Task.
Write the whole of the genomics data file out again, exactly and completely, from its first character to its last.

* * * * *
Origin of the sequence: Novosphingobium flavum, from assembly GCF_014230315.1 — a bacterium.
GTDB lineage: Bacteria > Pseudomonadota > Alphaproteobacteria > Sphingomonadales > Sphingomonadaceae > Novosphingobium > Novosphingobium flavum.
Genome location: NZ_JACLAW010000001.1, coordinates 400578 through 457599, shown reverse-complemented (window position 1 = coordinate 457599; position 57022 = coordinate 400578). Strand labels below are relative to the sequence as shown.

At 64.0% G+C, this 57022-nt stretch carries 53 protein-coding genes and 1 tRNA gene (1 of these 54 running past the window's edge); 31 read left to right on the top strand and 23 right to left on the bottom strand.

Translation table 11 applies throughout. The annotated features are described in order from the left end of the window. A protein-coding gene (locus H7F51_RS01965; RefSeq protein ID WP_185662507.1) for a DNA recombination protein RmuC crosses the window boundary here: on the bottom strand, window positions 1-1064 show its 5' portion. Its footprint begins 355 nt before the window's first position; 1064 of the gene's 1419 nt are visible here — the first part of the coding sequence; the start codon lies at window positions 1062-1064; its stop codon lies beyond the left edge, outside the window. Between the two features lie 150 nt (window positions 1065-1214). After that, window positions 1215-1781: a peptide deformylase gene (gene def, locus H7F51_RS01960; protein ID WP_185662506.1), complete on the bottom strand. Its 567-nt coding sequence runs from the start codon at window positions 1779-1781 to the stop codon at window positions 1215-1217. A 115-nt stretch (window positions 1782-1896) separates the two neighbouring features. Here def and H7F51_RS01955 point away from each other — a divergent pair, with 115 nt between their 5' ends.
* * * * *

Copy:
Origin of the sequence: Novosphingobium flavum, from assembly GCF_014230315.1 — a bacterium.
GTDB lineage: Bacteria > Pseudomonadota > Alphaproteobacteria > Sphingomonadales > Sphingomonadaceae > Novosphingobium > Novosphingobium flavum.
Genome location: NZ_JACLAW010000001.1, coordinates 400578 through 457599, shown reverse-complemented (window position 1 = coordinate 457599; position 57022 = coordinate 400578). Strand labels below are relative to the sequence as shown.

At 64.0% G+C, this 57022-nt stretch carries 53 protein-coding genes and 1 tRNA gene (1 of these 54 running past the window's edge); 31 read left to right on the top strand and 23 right to left on the bottom strand.

Translation table 11 applies throughout. The annotated features are described in order from the left end of the window. A protein-coding gene (locus H7F51_RS01965; RefSeq protein ID WP_185662507.1) for a DNA recombination protein RmuC crosses the window boundary here: on the bottom strand, window positions 1-1064 show its 5' portion. Its footprint begins 355 nt before the window's first position; 1064 of the gene's 1419 nt are visible here — the first part of the coding sequence; the start codon lies at window positions 1062-1064; its stop codon lies beyond the left edge, outside the window. Between the two features lie 150 nt (window positions 1065-1214). After that, window positions 1215-1781: a peptide deformylase gene (gene def, locus H7F51_RS01960; protein ID WP_185662506.1), complete on the bottom strand. Its 567-nt coding sequence runs from the start codon at window positions 1779-1781 to the stop codon at window positions 1215-1217. A 115-nt stretch (window positions 1782-1896) separates the two neighbouring features. Here def and H7F51_RS01955 point away from each other — a divergent pair, with 115 nt between their 5' ends.